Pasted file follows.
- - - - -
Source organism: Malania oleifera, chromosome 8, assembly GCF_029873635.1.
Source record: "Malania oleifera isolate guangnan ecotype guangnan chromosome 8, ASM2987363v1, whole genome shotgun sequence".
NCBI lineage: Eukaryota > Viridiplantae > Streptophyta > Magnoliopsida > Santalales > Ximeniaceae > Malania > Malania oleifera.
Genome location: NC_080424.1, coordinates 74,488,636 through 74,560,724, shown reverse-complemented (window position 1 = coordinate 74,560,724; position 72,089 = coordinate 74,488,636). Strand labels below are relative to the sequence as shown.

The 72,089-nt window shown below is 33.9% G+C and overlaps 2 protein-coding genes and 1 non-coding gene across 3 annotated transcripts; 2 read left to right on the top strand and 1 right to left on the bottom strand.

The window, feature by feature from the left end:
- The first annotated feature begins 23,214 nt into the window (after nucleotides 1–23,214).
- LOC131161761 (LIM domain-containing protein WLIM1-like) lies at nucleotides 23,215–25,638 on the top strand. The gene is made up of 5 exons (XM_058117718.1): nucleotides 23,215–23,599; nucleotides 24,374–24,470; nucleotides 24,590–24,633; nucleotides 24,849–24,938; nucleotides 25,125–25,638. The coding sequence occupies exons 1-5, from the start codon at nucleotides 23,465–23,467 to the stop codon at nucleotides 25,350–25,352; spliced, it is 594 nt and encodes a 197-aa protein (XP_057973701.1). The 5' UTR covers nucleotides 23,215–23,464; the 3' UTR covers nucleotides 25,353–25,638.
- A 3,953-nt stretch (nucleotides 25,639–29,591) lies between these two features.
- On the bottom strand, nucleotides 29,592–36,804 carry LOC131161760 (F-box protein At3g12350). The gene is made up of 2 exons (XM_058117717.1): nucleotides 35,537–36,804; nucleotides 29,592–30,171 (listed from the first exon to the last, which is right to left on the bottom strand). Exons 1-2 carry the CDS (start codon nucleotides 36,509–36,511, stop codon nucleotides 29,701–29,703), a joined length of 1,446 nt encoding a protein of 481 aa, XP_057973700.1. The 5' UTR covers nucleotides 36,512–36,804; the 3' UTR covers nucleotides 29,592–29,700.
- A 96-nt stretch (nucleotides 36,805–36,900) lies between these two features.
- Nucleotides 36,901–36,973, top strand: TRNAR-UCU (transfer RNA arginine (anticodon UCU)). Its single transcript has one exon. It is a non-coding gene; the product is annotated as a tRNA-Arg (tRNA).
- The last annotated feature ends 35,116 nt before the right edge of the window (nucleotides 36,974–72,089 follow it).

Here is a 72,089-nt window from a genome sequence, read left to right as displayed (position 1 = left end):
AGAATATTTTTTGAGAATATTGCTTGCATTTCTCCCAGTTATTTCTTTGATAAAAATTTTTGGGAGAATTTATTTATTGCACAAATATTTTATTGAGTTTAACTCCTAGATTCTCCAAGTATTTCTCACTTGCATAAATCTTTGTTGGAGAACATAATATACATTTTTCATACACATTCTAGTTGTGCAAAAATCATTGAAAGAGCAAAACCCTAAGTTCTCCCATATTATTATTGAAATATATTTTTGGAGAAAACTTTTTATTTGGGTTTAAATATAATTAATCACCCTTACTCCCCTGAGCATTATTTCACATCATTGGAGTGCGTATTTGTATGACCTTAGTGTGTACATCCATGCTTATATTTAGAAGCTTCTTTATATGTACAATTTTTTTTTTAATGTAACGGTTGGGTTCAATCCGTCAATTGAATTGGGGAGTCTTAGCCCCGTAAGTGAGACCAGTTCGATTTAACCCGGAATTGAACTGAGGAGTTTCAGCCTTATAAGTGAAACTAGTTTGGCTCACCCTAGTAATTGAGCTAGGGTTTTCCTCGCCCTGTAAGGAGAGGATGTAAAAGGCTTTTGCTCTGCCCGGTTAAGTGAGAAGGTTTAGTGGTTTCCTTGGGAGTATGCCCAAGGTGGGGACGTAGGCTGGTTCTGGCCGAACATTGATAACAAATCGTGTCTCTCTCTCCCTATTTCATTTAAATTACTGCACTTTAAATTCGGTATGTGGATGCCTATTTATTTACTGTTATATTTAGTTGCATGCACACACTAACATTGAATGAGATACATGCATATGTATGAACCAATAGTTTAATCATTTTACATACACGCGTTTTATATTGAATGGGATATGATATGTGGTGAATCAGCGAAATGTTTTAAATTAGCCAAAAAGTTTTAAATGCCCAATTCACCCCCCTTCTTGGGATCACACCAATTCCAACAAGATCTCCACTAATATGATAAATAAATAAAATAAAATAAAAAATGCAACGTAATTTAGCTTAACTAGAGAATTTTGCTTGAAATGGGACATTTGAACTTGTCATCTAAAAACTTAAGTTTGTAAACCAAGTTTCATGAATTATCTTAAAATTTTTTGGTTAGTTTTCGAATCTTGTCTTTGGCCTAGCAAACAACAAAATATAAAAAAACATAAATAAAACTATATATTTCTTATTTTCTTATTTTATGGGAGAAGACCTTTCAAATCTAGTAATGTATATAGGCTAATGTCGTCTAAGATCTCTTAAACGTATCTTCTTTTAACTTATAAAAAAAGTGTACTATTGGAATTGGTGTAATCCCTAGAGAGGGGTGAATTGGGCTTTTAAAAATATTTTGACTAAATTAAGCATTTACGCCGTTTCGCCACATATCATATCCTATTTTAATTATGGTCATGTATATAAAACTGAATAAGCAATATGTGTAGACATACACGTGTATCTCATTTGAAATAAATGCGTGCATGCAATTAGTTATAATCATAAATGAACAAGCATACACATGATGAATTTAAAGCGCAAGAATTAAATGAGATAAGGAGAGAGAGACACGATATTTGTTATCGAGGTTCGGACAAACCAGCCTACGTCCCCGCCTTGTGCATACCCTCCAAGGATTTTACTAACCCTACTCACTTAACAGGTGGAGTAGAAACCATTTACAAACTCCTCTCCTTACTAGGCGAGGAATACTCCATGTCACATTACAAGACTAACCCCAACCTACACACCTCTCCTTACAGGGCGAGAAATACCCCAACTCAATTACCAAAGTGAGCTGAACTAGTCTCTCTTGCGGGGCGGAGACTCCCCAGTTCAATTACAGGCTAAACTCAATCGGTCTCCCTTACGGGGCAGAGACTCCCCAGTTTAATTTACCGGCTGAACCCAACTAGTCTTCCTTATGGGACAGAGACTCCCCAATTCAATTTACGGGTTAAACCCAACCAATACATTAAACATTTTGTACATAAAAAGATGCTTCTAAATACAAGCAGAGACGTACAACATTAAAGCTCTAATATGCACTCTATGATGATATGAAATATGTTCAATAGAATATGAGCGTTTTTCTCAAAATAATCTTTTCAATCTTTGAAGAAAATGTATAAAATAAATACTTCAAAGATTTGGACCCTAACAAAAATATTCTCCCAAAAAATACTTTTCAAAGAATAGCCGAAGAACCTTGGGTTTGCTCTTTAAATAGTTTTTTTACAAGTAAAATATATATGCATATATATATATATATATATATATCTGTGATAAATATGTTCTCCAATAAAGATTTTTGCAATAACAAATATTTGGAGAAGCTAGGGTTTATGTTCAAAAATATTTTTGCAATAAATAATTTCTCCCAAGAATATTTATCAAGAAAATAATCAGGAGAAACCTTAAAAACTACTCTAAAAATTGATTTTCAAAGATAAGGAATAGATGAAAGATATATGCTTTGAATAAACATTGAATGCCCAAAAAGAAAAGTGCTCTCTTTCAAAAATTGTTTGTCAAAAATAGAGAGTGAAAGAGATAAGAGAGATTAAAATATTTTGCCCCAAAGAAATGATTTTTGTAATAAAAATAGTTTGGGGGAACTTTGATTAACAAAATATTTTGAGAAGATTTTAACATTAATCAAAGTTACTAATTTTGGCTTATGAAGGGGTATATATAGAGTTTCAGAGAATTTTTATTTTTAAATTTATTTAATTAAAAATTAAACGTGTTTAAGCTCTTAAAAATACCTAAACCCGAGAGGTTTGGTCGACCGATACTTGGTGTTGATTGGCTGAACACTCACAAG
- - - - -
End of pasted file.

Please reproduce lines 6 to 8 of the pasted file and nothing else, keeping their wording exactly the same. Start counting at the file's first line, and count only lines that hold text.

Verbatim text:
The window, feature by feature from the left end:
- The first annotated feature begins 23,214 nt into the window (after nucleotides 1–23,214).
- LOC131161761 (LIM domain-containing protein WLIM1-like) lies at nucleotides 23,215–25,638 on the top strand. The gene is made up of 5 exons (XM_058117718.1): nucleotides 23,215–23,599; nucleotides 24,374–24,470; nucleotides 24,590–24,633; nucleotides 24,849–24,938; nucleotides 25,125–25,638. The coding sequence occupies exons 1-5, from the start codon at nucleotides 23,465–23,467 to the stop codon at nucleotides 25,350–25,352; spliced, it is 594 nt and encodes a 197-aa protein (XP_057973701.1). The 5' UTR covers nucleotides 23,215–23,464; the 3' UTR covers nucleotides 25,353–25,638.